What makes a cable truly green: Its materials, its manufacturing process, its use, or some combination thereof?
BY ERIC PERRY, AMIR SEKHAVAT, AND JAMES NEELEY; SUPERIOR ESSEX
What is a "green" cable? As the importance of environmentally conscious products continues to grow, "green" has become a go-to catchphrase for organizations looking to project an environmentally responsible image. The cable manufacturing industry is no different, and many organizations have been quick to jump on the bandwagon. But what does it really mean to call a cable green? Is it a sustainable product? Is it a product that contributes to green-building certifications, or a product that is free of certain substances? Is it practicing environmental responsibility during the manufacturing of a product? Or is it all just greenwashing?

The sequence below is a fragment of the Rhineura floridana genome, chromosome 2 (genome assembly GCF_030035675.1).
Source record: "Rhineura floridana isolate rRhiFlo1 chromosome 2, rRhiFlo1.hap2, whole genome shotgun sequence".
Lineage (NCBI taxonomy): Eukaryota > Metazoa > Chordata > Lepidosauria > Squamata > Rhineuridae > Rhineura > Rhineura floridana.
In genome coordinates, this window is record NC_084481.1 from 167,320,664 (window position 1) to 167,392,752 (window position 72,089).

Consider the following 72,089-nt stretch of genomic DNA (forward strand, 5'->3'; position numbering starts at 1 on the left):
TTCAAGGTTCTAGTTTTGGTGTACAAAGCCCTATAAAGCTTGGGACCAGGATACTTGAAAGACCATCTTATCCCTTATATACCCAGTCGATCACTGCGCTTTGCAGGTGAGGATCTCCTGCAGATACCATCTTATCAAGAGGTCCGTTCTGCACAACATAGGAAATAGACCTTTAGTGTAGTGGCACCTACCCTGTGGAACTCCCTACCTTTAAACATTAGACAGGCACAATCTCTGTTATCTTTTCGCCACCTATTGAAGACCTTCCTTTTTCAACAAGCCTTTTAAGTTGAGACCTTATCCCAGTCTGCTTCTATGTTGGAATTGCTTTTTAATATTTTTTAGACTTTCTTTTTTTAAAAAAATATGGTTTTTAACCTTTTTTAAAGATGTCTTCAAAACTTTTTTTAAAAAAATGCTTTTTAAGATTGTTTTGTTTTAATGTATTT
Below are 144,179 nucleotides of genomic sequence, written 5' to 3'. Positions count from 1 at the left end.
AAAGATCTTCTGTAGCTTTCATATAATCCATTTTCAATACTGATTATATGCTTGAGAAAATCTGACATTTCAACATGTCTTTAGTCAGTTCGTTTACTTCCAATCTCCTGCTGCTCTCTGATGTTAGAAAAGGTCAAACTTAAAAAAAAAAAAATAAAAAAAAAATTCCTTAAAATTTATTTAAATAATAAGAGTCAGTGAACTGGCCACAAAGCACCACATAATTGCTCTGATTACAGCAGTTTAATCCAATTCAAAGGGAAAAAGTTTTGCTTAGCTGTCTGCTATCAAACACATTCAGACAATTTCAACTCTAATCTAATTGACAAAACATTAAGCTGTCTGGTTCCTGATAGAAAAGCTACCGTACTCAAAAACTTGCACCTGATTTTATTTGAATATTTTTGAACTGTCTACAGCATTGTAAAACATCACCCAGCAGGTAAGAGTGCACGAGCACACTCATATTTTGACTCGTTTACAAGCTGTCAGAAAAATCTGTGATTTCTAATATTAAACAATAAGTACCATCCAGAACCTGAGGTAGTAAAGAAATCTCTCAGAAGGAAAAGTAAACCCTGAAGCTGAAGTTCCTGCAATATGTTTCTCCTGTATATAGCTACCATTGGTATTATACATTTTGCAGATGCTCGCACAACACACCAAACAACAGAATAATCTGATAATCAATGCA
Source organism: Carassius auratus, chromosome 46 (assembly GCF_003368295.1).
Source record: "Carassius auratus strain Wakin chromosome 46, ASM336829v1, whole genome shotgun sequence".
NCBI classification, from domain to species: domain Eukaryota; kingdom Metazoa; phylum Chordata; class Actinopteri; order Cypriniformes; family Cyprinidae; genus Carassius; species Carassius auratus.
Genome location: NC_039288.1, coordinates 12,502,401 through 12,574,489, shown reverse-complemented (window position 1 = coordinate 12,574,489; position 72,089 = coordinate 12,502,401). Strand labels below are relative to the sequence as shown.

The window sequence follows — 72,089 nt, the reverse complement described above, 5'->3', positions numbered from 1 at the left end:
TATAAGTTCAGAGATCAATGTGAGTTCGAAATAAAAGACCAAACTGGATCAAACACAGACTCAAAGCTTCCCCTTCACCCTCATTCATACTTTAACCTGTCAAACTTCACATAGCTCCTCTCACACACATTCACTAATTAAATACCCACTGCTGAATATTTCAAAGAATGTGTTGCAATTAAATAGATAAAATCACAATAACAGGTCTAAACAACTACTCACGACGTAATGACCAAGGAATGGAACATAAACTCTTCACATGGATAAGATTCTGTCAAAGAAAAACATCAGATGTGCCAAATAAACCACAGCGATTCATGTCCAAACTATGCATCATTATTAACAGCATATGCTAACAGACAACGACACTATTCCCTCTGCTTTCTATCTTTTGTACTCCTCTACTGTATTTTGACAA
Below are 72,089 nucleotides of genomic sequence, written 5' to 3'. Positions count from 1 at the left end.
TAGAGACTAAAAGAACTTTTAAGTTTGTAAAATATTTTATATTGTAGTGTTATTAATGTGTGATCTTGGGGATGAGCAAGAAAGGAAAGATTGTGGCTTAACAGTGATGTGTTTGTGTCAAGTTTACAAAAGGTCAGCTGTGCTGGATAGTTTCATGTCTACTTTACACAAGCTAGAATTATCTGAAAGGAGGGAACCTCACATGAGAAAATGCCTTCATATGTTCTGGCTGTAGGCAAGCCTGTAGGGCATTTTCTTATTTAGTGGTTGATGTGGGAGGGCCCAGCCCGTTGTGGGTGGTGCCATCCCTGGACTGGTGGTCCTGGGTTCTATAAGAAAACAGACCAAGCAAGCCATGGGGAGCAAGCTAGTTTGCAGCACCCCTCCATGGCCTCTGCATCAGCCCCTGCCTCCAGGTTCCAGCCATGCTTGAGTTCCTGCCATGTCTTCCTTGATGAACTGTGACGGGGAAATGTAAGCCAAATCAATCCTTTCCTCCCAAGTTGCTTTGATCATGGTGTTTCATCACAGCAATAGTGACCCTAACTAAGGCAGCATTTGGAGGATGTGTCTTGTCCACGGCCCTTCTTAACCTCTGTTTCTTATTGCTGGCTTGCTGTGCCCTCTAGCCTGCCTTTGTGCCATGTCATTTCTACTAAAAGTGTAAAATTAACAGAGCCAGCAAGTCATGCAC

In the cable manufacturing industry, there are generally two ways in which cables are identified as "green." First, products can be deemed environmentally friendly based on their ingredients or the ingredients that have been excluded from their composition. Generally, these types of cables avoid using materials that have been deemed harmful to human and ecological health by government agents and agencies such as the European Commission for the Environment and the U.S. Environmental Protection Agency. Second, there are cable products identified as "green" as a result of the manufacturing practices with which they were produced. These types of cables have been manufactured in such a way as to limit the environmental impact of their production by implementing sustainable practices such as recycling materials, reducing energy consumption, or diverting waste from landfills.